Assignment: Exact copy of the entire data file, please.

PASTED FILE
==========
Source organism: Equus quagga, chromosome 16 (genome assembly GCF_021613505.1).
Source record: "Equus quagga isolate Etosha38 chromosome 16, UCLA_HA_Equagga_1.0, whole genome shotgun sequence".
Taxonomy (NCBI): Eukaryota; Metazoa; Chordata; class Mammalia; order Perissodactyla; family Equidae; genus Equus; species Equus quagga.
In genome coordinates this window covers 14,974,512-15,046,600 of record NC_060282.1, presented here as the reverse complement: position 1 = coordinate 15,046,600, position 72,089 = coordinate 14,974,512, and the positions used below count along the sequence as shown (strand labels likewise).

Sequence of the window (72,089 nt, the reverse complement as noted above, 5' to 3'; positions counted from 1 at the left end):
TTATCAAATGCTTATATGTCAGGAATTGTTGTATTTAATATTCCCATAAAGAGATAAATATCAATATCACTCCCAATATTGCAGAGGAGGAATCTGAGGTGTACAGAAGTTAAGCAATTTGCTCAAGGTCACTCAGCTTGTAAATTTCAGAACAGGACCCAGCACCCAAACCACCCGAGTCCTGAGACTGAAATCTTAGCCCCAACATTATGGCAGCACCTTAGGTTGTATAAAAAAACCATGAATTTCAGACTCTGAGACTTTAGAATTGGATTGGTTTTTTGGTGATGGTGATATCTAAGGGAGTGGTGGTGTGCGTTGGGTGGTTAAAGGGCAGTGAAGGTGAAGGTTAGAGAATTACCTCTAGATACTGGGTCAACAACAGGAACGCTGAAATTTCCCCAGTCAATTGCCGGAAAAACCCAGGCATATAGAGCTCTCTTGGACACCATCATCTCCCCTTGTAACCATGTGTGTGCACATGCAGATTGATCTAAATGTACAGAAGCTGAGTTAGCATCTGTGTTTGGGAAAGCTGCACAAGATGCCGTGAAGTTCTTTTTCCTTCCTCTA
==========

Source organism: Equus quagga, chromosome 16 (genome assembly GCF_021613505.1).
Source record: "Equus quagga isolate Etosha38 chromosome 16, UCLA_HA_Equagga_1.0, whole genome shotgun sequence".
Taxonomy (NCBI): Eukaryota; Metazoa; Chordata; class Mammalia; order Perissodactyla; family Equidae; genus Equus; species Equus quagga.
In genome coordinates this window covers 14,974,512-15,046,600 of record NC_060282.1, presented here as the reverse complement: position 1 = coordinate 15,046,600, position 72,089 = coordinate 14,974,512, and the positions used below count along the sequence as shown (strand labels likewise).

Sequence of the window (72,089 nt, the reverse complement as noted above, 5' to 3'; positions counted from 1 at the left end):
TTATCAAATGCTTATATGTCAGGAATTGTTGTATTTAATATTCCCATAAAGAGATAAATATCAATATCACTCCCAATATTGCAGAGGAGGAATCTGAGGTGTACAGAAGTTAAGCAATTTGCTCAAGGTCACTCAGCTTGTAAATTTCAGAACAGGACCCAGCACCCAAACCACCCGAGTCCTGAGACTGAAATCTTAGCCCCAACATTATGGCAGCACCTTAGGTTGTATAAAAAAACCATGAATTTCAGACTCTGAGACTTTAGAATTGGATTGGTTTTTTGGTGATGGTGATATCTAAGGGAGTGGTGGTGTGCGTTGGGTGGTTAAAGGGCAGTGAAGGTGAAGGTTAGAGAATTACCTCTAGATACTGGGTCAACAACAGGAACGCTGAAATTTCCCCAGTCAATTGCCGGAAAAACCCAGGCATATAGAGCTCTCTTGGACACCATCATCTCCCCTTGTAACCATGTGTGTGCACATGCAGATTGATCTAAATGTACAGAAGCTGAGTTAGCATCTGTGTTTGGGAAAGCTGCACAAGATGCCGTGAAGTTCTTTTTCCTTCCTCTA